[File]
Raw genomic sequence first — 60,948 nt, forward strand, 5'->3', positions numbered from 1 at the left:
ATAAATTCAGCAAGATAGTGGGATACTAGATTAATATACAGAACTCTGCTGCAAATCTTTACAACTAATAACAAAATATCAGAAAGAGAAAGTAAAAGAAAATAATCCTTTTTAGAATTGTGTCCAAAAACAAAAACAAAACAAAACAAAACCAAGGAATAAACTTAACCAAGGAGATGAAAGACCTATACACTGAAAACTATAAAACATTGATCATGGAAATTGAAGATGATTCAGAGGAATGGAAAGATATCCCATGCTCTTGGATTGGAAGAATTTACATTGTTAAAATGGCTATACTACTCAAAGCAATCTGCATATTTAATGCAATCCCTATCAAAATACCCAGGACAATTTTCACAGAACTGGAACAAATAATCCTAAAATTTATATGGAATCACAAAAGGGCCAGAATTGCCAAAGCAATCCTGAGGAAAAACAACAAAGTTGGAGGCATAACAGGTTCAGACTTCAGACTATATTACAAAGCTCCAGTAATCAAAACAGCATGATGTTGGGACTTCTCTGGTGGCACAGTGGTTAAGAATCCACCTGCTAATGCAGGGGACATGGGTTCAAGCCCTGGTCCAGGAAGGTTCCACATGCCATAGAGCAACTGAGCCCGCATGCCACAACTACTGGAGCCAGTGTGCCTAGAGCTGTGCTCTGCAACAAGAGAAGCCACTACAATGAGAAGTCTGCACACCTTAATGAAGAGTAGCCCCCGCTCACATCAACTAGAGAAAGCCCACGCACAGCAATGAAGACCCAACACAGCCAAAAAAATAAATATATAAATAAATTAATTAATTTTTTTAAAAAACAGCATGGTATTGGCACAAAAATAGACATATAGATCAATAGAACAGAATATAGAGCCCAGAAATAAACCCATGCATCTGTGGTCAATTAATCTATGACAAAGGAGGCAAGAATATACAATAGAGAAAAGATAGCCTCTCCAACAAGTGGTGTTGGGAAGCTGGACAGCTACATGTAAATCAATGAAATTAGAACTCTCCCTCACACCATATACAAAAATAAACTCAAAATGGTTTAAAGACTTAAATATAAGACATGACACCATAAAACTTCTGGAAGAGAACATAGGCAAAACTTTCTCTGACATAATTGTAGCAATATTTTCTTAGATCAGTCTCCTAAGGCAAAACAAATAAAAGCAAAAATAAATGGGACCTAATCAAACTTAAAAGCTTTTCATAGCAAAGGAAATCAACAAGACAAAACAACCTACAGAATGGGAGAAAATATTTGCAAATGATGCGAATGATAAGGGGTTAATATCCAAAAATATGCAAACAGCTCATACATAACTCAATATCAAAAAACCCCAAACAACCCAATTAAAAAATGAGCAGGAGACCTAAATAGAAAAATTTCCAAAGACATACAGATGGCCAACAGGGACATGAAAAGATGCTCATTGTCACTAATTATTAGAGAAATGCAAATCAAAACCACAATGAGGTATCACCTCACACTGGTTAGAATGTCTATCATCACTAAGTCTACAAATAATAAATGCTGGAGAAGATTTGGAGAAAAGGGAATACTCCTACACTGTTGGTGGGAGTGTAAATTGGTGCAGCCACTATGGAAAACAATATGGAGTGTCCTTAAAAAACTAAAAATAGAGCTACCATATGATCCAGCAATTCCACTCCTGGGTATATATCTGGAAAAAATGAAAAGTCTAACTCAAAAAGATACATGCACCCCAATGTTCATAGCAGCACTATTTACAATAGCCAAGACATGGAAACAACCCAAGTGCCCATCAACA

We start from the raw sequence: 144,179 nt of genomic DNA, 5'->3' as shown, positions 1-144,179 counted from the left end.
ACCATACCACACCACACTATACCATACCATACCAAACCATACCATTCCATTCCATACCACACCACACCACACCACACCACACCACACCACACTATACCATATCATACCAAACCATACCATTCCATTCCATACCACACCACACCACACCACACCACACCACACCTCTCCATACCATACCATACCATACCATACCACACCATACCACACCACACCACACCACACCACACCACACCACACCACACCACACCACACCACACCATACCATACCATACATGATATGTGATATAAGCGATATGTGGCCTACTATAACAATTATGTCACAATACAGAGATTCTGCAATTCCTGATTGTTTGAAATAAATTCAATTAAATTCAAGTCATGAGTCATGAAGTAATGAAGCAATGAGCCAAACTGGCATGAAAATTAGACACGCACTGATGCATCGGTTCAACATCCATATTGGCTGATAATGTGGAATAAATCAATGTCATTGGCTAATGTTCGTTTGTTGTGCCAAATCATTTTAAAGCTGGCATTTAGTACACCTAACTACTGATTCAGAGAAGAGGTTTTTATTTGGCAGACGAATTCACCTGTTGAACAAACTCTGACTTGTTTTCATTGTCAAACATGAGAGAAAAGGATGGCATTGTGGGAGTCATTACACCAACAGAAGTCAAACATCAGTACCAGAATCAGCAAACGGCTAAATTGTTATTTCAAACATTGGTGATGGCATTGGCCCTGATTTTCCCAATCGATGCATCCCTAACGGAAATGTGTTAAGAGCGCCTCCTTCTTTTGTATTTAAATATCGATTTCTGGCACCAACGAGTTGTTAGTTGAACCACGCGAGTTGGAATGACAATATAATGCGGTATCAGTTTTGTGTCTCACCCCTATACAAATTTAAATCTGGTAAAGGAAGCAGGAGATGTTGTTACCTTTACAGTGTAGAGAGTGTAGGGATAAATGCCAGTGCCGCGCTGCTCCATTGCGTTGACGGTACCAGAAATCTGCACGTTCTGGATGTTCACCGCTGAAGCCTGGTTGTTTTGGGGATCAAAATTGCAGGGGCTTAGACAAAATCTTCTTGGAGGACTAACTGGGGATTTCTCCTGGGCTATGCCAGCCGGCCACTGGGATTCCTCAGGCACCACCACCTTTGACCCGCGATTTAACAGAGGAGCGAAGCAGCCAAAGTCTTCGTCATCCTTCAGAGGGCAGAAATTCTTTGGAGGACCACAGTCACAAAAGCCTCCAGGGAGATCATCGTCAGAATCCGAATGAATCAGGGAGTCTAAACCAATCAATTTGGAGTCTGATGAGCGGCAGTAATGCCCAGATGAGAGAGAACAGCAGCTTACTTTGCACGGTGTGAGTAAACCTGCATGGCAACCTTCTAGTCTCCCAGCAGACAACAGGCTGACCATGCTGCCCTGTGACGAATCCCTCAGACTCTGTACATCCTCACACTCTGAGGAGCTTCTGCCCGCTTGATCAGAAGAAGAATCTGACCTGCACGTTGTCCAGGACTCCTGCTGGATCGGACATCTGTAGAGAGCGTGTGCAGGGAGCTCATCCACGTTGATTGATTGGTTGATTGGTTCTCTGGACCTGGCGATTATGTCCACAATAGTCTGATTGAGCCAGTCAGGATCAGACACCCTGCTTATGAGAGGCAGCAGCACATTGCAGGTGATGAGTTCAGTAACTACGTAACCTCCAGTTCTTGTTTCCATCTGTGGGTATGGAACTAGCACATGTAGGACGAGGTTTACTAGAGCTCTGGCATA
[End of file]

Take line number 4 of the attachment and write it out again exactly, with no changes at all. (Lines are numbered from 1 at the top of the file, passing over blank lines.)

ACCATACCACACCACACTATACCATACCATACCAAACCATACCATTCCATTCCATACCACACCACACCACACCACACCACACCACACCACACTATACCATATCATACCAAACCATACCATTCCATTCCATACCACACCACACCACACCACACCACACCACACCTCTCCATACCATACCATACCATACCATACCACACCATACCACACCACACCACACCACACCACACCACACCACACCACACCACACCACACCACACCATACCATACCATACATGATATGTGATATAAGCGATATGTGGCCTACTATAACAATTATGTCACAATACAGAGATTCTGCAATTCCTGATTGTTTGAAATAAATTCAATTAAATTCAAGTCATGAGTCATGAAGTAATGAAGCAATGAGCCAAACTGGCATGAAAATTAGACACGCACTGATGCATCGGTTCAACATCCATATTGGCTGATAATGTGGAATAAATCAATGTCATTGGCTAATGTTCGTTTGTTGTGCCAAATCATTTTAAAGCTGGCATTTAGTACACCTAACTACTGATTCAGAGAAGAGGTTTTTATTTGGCAGACGAATTCACCTGTTGAACAAACTCTGACTTGTTTTCATTGTCAAACATGAGAGAAAAGGATGGCATTGTGGGAGTCATTACACCAACAGAAGTCAAACATCAGTACCAGAATCAGCAAACGGCTAAATTGTTATTTCAAACATTGGTGATGGCATTGGCCCTGATTTTCCCAATCGATGCATCCCTAACGGAAATGTGTTAAGAGCGCCTCCTTCTTTTGTATTTAAATATCGATTTCTGGCACCAACGAGTTGTTAGTTGAACCACGCGAGTTGGAATGACAATATAATGCGGTATCAGTTTTGTGTCTCACCCCTATACAAATTTAAATCTGGTAAAGGAAGCAGGAGATGTTGTTACCTTTACAGTGTAGAGAGTGTAGGGATAAATGCCAGTGCCGCGCTGCTCCATTGCGTTGACGGTACCAGAAATCTGCACGTTCTGGATGTTCACCGCTGAAGCCTGGTTGTTTTGGGGATCAAAATTGCAGGGGCTTAGACAAAATCTTCTTGGAGGACTAACTGGGGATTTCTCCTGGGCTATGCCAGCCGGCCACTGGGATTCCTCAGGCACCACCACCTTTGACCCGCGATTTAACAGAGGAGCGAAGCAGCCAAAGTCTTCGTCATCCTTCAGAGGGCAGAAATTCTTTGGAGGACCACAGTCACAAAAGCCTCCAGGGAGATCATCGTCAGAATCCGAATGAATCAGGGAGTCTAAACCAATCAATTTGGAGTCTGATGAGCGGCAGTAATGCCCAGATGAGAGAGAACAGCAGCTTACTTTGCACGGTGTGAGTAAACCTGCATGGCAACCTTCTAGTCTCCCAGCAGACAACAGGCTGACCATGCTGCCCTGTGACGAATCCCTCAGACTCTGTACATCCTCACACTCTGAGGAGCTTCTGCCCGCTTGATCAGAAGAAGAATCTGACCTGCACGTTGTCCAGGACTCCTGCTGGATCGGACATCTGTAGAGAGCGTGTGCAGGGAGCTCATCCACGTTGATTGATTGGTTGATTGGTTCTCTGGACCTGGCGATTATGTCCACAATAGTCTGATTGAGCCAGTCAGGATCAGACACCCTGCTTATGAGAGGCAGCAGCACATTGCAGGTGATGAGTTCAGTAACTACGTAACCTCCAGTTCTTGTTTCCATCTGTGGGTATGGAACTAGCACATGTAGGACGAGGTTTACTAGAGCTCTGGCATA